This was a so-so read. I wasn’t really sure what to expect, but I remember when it first hit the shelves and everyone obsessed over it. I sort of put it in the back of my mind as a to-read book, but never thought I would as I love Austen’s novels on their own and really didn’t know what to expect with the introduction of Sci-Fi/Horror elements.
Overall this probably would’ve been a better novel if Grahame-Smith were a better writer, or a writer with better mimicry skills. The added parts stood out like sore thumbs (aside from the zombie material) and got very old very fast. It wasn’t just the zombie introduction that tried my patience with the novel, but the introduction of the Orient, from warrior training, to dojo and ninjas, it took a potentially brilliant idea and completely mangled it. Rather than just introducing the zombies and working with the time period and culture, he brought in a completely different culture and mutated the novel from a satirical social commentary to a rather ho-hum humorous horror novel. I also didn’t appreciate the crude humor, Grahame-Smith took the hinted impropriety a step to far, but I guess that’s what’s supposed to make it a comical novel rather than just a horror novel.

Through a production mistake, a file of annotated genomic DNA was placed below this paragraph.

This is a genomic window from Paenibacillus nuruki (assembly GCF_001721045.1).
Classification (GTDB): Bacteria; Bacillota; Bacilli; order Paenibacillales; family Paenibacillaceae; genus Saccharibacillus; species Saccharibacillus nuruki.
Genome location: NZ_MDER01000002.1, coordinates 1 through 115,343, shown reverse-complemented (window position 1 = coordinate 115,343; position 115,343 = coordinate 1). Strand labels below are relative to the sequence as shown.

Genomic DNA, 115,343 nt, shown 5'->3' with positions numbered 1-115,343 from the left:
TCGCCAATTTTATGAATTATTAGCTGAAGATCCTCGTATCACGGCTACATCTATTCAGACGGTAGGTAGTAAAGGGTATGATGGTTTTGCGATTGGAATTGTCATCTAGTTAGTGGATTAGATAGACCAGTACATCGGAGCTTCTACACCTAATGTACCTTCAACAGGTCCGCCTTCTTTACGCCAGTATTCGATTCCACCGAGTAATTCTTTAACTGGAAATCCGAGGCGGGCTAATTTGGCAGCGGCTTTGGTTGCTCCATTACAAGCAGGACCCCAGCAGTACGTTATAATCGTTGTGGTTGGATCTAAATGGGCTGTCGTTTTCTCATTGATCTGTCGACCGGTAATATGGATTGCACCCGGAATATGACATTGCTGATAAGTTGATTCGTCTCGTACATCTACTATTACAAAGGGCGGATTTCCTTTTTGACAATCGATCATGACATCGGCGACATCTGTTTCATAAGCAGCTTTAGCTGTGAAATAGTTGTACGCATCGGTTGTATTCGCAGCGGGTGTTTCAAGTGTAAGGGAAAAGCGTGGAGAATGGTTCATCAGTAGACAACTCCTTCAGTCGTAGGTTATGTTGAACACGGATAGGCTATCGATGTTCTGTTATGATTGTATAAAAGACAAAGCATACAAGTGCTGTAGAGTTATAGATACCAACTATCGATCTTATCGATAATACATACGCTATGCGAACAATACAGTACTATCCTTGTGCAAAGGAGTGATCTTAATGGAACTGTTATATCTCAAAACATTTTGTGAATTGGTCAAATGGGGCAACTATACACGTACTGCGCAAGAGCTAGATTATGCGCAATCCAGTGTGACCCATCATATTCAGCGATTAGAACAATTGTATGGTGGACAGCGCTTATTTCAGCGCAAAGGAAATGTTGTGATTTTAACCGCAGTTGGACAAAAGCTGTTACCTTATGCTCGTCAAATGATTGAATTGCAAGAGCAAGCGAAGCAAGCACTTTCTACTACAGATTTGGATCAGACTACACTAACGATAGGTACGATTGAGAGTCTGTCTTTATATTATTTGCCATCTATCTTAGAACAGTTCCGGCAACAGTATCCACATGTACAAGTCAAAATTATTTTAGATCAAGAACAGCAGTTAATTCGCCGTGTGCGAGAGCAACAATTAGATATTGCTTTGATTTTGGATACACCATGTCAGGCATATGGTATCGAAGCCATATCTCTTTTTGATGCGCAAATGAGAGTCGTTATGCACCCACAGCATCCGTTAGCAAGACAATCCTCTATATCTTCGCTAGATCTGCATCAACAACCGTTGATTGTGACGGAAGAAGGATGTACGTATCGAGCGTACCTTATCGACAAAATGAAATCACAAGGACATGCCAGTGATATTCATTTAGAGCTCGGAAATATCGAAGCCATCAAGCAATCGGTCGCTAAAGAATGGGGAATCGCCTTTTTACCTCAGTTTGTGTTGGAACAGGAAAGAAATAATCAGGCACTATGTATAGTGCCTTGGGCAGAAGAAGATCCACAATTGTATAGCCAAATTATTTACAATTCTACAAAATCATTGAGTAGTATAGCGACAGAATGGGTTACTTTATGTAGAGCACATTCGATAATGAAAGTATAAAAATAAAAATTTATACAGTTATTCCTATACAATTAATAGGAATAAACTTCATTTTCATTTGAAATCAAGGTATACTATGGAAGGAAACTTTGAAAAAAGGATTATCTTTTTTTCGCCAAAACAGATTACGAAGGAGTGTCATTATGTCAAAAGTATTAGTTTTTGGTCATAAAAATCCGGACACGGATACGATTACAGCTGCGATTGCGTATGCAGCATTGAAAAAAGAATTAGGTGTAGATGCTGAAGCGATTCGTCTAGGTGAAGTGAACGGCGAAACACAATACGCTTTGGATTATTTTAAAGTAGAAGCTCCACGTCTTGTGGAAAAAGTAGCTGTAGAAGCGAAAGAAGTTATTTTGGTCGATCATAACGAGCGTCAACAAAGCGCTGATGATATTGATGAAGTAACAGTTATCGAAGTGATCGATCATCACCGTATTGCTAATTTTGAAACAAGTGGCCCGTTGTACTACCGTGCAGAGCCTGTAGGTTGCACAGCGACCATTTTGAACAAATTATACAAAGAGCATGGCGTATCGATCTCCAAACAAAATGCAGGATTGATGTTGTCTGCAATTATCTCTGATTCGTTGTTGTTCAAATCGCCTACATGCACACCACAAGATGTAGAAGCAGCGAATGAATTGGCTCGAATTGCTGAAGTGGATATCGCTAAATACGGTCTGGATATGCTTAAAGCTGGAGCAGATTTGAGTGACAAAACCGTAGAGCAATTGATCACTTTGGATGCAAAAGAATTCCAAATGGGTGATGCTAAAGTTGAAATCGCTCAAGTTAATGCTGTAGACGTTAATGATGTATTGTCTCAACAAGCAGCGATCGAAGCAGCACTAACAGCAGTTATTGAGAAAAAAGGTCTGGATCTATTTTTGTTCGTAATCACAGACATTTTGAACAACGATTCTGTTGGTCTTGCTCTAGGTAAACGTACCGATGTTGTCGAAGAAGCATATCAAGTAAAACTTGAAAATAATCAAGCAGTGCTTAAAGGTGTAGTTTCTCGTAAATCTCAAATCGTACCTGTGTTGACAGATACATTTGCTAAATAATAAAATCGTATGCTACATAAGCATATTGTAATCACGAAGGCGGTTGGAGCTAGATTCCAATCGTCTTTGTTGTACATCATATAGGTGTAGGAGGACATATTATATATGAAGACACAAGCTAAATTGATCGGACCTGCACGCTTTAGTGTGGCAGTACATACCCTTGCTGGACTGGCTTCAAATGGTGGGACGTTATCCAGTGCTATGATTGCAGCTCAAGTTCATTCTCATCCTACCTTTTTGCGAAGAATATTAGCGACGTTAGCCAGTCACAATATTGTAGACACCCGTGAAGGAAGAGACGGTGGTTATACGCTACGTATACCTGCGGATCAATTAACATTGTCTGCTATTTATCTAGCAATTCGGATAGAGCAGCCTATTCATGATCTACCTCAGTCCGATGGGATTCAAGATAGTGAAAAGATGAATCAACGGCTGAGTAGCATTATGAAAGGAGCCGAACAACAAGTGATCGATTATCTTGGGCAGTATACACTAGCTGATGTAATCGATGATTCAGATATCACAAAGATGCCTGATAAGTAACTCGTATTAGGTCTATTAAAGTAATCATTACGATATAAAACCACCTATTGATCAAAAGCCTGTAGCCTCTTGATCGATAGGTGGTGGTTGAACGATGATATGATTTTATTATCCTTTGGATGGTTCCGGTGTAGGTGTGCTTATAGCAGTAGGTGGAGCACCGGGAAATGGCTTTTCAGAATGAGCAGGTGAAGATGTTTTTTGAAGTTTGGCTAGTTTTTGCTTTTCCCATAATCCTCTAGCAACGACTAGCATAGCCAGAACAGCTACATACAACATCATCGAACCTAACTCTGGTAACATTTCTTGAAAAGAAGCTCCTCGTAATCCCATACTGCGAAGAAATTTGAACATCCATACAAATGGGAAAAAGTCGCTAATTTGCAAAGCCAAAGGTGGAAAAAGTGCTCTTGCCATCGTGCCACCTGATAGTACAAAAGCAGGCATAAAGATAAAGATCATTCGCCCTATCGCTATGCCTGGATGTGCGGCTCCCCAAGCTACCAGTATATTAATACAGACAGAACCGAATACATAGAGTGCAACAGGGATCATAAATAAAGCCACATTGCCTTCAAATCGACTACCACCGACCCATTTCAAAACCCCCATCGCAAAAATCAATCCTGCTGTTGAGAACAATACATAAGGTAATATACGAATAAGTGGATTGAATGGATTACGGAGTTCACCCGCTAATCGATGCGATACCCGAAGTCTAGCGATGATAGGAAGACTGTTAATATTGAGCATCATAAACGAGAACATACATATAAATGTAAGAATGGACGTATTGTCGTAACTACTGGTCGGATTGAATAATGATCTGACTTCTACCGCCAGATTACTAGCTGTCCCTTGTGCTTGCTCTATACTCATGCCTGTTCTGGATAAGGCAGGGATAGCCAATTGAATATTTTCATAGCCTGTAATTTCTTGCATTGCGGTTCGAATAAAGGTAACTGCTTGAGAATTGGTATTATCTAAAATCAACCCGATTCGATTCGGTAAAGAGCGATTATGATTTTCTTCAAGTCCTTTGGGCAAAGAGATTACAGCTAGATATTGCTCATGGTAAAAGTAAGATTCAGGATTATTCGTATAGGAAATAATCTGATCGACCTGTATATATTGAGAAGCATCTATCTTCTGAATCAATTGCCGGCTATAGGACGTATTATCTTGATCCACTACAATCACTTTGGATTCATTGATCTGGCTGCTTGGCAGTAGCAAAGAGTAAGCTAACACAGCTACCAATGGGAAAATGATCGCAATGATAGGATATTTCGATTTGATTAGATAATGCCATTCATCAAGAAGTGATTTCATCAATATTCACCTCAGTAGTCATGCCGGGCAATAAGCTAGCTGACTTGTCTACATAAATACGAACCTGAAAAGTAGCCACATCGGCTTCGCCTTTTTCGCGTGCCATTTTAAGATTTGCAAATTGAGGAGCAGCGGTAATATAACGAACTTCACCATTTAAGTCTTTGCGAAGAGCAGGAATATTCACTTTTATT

Once I finish these next three novels (Pride and Prejudice and Zombies, What Would Jane Austen Do? and Sense and Sensibility and Sea Monsters) I think I may have to re-read a true Jane Austen novel just to cleanse my reading palate.
Recommendation: Read it if you’d like, it’s not the worst book I’ve read, but it’s very far from approaching the best books I’ve read.
“I certainly have not the talent which some people possess,” said Darcy, “of conversing easily with those I have never seen before. I cannot catch their tone of conversation, or appear interested in their concerns, as I often see done.” (137)
“Of all the weapons she had commanded, Elizabeth knew the least of love; and of all the weapons in the world, love was the most dangerous.” (213)